The two principal immediate causes of the War of 1812 were the impressment of seamen from American merchant ships, upon the high seas, to serve in the British Navy, and the interference with the carrying trade of the United States by the naval power of Great Britain. For a long time this interference was confined by the British Ministry to methods which they thought themselves able to defend-as they did the practice of impressment-upon the ground of rights, prescriptive and established, natural or belligerent; although the American Government contended that in several specific measures no such right existed,-that the action was illegal as well as oppressive. As the war with Napoleon increased in intensity, however, the exigencies of the struggle induced the British cabinet to formulate and enforce against neutrals a restriction of trade which it confessed to be without sanction in law, and justified only upon the plea of necessary retaliation, imposed by the unwarrantable course of the French Emperor. These later proceedings, known historically as the Orders in Council, [1] by their enormity dwarfed all previous causes of complaint, and with the question of impressment constituted the vital and irreconcilable body of dissent which dragged the two states into armed collision. Undoubtedly, other matters of difficulty arose from time to time, and were productive of dispute; but either they were of comparatively trivial importance, easily settled by ordinary diplomatic methods, or there was not at bottom any vital difference as to principle, but only as to the method of adjustment. For instance, in the flagrant and unpardonable outrage of taking men by force from the United States frigate "Chesapeake," the British Government, although permitted by the American to spin out discussion over a period of four years, did not pretend to sustain the act itself; the act, that is, of searching a neutral ship of war. Whatever the motive of the Ministry in postponing redress, their pretexts turned upon points of detail, accessory to the main transaction, or upon the subsequent course of the United States Government, which showed conscious weakness by taking hasty, pettish half-measures; instead of abstaining from immediate action, and instructing its minister to present an ultimatum, if satisfaction were shirked.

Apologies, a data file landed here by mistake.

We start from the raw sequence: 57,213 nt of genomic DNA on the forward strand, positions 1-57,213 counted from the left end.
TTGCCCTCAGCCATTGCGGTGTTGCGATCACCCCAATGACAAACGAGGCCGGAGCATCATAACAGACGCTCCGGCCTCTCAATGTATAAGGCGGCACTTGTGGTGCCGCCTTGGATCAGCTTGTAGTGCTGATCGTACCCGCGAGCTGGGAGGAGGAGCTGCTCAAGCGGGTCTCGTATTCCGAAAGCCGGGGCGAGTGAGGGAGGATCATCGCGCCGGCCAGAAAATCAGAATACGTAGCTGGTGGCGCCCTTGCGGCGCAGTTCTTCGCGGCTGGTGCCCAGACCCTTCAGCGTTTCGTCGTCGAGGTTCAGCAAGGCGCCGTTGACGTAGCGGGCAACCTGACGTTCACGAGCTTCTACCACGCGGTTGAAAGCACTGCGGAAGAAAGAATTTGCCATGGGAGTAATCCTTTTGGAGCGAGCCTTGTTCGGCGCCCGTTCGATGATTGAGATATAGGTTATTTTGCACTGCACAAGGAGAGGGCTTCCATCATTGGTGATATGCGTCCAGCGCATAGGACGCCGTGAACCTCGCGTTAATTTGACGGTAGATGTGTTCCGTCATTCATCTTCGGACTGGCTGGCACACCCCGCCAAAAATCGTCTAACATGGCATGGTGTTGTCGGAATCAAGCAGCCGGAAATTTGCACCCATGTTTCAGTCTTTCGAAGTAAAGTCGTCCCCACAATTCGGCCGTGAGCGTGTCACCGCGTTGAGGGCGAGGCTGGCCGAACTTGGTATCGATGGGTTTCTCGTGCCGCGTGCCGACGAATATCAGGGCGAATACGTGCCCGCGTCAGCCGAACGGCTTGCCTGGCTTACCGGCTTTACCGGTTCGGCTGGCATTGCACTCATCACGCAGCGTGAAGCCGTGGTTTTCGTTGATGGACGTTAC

In the two causes of the war